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Cartwright, Carol Lohry; Shaffer, Scott; Waller, Randal / City on the Rock River : chapters in Janesville's history

6. Transportation,   pp. 118-128

Page 119

Carol Lohry Cartwright
uring its history, Janesville has been served by many forms of transportation linking it
to other parts of Wisconsin and beyond. In part, these transportation links have helped
the community grow and prosper by providing a means to move people and goods in and
out of the community in an efficient manner.
The Rock River provided the area's first transportation link, as Janesville's earliest residents
traveled its course looking for places to form settlements. But the river never became an
important inland waterway because new communities along the river erected low bridges and
dams that inhibited river traffic. Other early settlers to Janesville traveled overland along
crude roads that were once Indian trails or military roads. After the area was settled, stage
lines along these pioneer roads provided the first mass transportation link between Janesville
and other communities in the region.
It was the railroads that helped to put Janesville on the map. Perhaps due to the town's
favorable location, rail lines were developed early. One of the first lines, the Rock River
Valley Union Railroad, was eventually acquired by the company that became the Chicago &
Northwestern Railroad, making the Rock River Valley Union the oldest link of this important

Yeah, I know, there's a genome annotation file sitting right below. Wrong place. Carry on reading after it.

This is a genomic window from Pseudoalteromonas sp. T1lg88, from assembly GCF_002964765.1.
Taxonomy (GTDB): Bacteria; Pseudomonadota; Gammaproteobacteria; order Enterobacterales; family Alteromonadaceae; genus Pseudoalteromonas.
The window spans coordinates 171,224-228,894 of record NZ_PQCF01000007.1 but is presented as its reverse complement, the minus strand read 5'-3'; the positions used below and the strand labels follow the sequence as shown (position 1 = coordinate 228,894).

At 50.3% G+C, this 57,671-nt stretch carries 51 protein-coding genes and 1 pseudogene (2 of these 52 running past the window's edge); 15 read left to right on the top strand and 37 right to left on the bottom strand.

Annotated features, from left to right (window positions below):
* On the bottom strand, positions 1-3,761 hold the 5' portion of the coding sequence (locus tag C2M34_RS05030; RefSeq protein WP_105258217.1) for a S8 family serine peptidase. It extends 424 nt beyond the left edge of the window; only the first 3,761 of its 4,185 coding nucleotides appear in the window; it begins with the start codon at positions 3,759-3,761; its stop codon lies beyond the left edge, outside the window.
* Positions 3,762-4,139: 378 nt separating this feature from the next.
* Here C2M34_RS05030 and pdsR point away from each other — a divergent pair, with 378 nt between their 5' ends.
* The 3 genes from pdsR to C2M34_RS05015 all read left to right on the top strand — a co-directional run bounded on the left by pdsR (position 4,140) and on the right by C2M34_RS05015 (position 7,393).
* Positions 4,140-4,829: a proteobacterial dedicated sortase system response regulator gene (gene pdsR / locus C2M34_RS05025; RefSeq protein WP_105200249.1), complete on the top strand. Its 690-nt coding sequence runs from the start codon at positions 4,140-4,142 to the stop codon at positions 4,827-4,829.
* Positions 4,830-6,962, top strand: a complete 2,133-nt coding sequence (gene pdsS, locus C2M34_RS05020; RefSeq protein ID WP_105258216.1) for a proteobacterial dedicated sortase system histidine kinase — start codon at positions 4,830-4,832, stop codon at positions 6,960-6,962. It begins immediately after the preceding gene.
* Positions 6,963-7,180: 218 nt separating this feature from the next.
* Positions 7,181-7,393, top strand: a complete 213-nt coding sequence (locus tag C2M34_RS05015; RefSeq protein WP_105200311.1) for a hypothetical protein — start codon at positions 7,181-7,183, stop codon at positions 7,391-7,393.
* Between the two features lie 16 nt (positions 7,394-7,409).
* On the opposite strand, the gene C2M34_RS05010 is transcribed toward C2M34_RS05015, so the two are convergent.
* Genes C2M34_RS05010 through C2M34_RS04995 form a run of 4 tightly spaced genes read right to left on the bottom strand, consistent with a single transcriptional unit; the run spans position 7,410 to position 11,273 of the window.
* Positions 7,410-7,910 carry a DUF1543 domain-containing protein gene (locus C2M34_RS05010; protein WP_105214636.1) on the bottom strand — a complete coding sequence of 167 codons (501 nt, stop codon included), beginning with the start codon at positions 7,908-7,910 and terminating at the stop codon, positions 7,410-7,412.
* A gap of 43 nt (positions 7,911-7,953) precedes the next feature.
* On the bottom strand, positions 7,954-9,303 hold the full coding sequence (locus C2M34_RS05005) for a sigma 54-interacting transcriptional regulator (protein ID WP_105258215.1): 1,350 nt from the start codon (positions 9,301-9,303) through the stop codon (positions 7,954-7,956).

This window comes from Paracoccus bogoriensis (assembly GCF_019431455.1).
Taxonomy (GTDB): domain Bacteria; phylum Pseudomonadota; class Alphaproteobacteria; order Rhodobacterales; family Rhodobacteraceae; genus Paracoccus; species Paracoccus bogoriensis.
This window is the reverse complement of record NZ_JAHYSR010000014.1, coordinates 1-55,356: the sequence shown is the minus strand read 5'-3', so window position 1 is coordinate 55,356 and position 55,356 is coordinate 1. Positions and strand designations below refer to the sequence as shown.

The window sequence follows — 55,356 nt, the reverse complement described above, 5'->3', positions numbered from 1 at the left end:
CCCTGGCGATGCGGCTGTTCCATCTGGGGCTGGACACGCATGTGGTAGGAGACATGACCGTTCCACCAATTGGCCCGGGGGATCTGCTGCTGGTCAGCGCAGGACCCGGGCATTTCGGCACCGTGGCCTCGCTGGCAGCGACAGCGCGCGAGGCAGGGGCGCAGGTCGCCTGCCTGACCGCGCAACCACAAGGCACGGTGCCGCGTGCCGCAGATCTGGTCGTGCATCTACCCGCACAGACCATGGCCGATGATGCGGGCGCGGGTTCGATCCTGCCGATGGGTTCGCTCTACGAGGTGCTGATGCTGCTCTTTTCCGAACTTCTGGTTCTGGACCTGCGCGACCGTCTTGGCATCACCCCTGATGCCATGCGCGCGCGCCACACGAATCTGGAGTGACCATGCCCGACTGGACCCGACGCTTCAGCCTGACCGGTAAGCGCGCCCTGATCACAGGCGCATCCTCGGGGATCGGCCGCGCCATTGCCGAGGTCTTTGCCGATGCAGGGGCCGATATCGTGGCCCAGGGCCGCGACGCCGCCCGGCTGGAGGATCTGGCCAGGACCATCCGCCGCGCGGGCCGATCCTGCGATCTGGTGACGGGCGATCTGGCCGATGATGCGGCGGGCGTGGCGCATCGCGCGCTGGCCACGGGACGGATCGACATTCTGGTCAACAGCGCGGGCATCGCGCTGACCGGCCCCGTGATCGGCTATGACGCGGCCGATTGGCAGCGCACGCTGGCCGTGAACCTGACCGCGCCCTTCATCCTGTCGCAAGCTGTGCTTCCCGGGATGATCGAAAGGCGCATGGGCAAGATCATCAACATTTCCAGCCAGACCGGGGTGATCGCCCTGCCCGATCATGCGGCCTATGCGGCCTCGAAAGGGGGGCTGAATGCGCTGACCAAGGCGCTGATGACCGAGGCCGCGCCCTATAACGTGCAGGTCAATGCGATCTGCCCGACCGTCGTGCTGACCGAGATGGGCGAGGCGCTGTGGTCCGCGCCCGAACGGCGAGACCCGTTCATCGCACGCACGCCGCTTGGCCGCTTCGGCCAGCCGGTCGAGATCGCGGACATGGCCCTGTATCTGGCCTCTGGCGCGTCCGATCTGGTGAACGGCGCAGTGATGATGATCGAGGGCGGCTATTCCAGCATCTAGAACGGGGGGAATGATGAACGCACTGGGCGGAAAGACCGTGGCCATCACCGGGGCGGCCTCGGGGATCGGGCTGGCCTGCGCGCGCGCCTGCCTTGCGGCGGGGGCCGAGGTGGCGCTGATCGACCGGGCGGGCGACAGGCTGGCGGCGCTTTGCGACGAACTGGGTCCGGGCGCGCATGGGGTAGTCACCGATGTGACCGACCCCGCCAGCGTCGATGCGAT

rail line. Beginning in the late nineteenth century, the city was served by horse-drawn, then
electric streetcars. Janesville also became one of the few communities in Wisconsin to be served
by an electric interurban rail line in the early twentieth century.
Today, the automobile is the primary form of transportation in Wisconsin, and Janesville is
served by many good highways including the federal interstate highway system, state
highways, and county roads. The community has an excellent bus system and maintains its
local streets in good condition. There is also air service near Janesville, provided at the small
Rock County Airport located just south of the city.
Rail Lines
During the 1850s, railroad promoters, working with small communities eager to be on a railroad
line, established numerous railroad companies in Wisconsin. Most either failed from
mismanagement or lack of funding or became a casualty of the financial panic of 1857. By the
1860s, the financially stable lines forged ahead, and by 1865, three railroad lines were
preeminent in the state: The Milwaukee and St. Paul Railway Company, the Milwaukee and
Prairie du Chien Railway Company, and the Chicago & Northwestern Railway Company. In
1866, the Milwaukee and St. Paul acquired the Milwaukee and Prairie du Chien. By 1868,
Wisconsin had 1,030 miles of railroad tracks, almost all of it in the southern third of the state.
(Wyatt 1986: Transportation, 5-1-5-2)
Consolidation of smaller railroad companies into large corporate railroads occurred largely
between 1860 and 1900. By the turn of the century, three railroad companies that would last
well into the twentieth century dominated Wisconsin: The Chicago, Milwaukee & St. Paul
(Milwaukee Road); the Chicago & Northwestern; and the Minneapolis, St. Paul, & Sault Ste.
Marie (Soo Line). The big money behind these larger railroads spurred construction of lines in
the state; by 1873, railroad mileage doubled, then doubled again between 1875 and 1890. By
1900, there were 6,500 railroad miles in Wisconsin. This expansion brought prosperity to many
communities, along with a near death sentence to those the railroad missed. (Wyatt 1986:
Transportation, 6-1)

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